Tenenda Non Tollenda
by Fabian Philipps
An important book according by Holdsworth, Tenenda non Tollendawas written to protest the recent abolition of military tenures, a system through which the crown granted lands in exchange for military services, either personal or through the provision of troops. He feared this would eventually lead to the creation of a standing army, a potential tool of royal oppression. 
On the suppression of the court of chancery in 1653, Philipps published On the Court of Chancery and the Courts of Justice at Westminster (1653), for which he received the thanks of William Lenthall, speaker of the House of Commons. He wrote three works against the abolition of tenures by knight service: Tenenda non tollenda (1660), Ligeancia lugens, or, Loyaltie lamenting the many great mischiefs and inconveniences which will fatally and inevitably follow the taking away of the royal pourveyances and tenures in capite (1661), and The Mistaken Recompense for Pourveyance and Tenures (1664). 
Author: Fabian Philipps
Title: Tenenda Non Tollenda, Or The Necessity Of Preserving Tenures In Capite And By Knightservice, Which According To Their First Institution Were, And Are Yet, A Great Part Of The Salus Populi, And The Safety And Defence Of The King, As Well As Of His People: Together With A Prospect Of The Very Many Mischiefs And Inconveniences, Which By The Taking Away Or Altering Of Those Tenures, Will Inevitably Happen To The King And His Kingdomes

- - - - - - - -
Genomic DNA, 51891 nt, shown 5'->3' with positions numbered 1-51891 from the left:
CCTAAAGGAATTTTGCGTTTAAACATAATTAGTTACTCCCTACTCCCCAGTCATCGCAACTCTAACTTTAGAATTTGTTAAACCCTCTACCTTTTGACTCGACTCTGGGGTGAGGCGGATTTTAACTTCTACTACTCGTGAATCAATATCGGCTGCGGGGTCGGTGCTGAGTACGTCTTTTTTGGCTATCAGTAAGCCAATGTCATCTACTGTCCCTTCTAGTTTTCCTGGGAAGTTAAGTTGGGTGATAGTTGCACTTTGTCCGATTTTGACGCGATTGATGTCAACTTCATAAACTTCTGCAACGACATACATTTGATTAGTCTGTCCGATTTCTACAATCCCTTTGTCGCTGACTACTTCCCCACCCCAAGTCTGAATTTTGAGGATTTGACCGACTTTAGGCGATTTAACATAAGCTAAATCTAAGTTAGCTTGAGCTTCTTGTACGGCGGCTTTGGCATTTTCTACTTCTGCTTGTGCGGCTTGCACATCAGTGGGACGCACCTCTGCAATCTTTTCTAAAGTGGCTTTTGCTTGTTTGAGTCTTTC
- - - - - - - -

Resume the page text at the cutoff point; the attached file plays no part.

Published: London: Printed by Thomas Leach, for the author, and are to be sold by Abel Roper, 1660.
Evidence for Inclusion in Wythe's Library
Description of the Wolf Law Library's copy
Bound in later period-style calf with lettering piece and gilt fillets on the spine, dentelles to board edges and renewed endpapers. Purchased from The Lawbook Exchange, Ltd.
- ↑ Holdsworth, A History of English Law V1:610. Wing, Short-Title Catalogue of Books Printed in England, Scotland, Ireland, Wales, and British America P2019 (41830).
- ↑ Nicholas Jagger, ‘Philipps, Fabian (1601–1690)’, Oxford Dictionary of National Biography, Oxford University Press, 2004; online edn, May 2007 accessed 7 June 2013